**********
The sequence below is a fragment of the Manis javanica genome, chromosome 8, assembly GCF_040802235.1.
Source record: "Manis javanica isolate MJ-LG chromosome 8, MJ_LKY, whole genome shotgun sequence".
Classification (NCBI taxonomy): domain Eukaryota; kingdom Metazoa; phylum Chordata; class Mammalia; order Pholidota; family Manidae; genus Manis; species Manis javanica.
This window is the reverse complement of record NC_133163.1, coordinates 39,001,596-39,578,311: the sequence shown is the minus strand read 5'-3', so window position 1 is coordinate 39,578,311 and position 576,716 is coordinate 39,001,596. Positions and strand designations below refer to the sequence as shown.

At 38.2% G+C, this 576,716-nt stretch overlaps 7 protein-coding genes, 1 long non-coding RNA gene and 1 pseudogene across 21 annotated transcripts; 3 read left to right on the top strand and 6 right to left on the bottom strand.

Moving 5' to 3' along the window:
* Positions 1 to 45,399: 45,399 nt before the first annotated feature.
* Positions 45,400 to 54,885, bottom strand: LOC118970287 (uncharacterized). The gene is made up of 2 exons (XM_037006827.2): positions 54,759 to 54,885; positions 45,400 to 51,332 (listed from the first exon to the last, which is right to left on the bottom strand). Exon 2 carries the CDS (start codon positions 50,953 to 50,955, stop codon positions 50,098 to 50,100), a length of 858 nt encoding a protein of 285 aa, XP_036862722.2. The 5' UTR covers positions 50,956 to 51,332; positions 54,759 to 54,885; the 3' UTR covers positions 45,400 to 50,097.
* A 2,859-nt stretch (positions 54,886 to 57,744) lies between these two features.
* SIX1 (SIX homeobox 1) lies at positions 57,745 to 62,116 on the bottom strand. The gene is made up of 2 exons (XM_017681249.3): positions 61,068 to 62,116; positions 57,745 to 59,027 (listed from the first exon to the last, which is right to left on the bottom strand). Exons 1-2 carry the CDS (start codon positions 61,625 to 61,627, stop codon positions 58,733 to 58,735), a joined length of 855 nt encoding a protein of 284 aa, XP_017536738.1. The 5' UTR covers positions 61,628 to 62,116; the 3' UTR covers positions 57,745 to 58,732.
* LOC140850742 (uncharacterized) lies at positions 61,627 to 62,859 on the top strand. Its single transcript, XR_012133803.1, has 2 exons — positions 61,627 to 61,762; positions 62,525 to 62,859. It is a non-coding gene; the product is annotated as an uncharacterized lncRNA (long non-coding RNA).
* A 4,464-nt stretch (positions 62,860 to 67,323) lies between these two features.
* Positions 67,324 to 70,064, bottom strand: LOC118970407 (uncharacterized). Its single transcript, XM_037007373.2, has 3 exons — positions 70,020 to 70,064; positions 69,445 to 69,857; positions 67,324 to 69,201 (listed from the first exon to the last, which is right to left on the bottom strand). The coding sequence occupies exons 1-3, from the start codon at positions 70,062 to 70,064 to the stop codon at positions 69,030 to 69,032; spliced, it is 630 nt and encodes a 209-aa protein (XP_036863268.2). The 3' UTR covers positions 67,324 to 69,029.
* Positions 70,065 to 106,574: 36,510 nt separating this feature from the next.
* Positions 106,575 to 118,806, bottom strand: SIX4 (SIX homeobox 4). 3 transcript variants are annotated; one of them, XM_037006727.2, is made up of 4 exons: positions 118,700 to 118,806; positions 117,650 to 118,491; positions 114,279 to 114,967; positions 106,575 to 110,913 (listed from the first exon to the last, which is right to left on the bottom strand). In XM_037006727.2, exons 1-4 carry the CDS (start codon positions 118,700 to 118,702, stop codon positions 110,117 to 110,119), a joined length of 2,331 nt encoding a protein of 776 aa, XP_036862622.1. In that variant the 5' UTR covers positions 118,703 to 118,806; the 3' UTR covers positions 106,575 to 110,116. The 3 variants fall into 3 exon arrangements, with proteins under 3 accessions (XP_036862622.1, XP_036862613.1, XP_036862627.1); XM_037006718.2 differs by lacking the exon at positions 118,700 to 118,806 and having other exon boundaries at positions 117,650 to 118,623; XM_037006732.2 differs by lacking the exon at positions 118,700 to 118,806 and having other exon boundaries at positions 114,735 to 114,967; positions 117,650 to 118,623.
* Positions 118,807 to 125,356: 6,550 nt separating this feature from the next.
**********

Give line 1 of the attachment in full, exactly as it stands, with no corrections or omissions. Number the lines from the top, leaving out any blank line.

The sequence below is a fragment of the Manis javanica genome, chromosome 8, assembly GCF_040802235.1.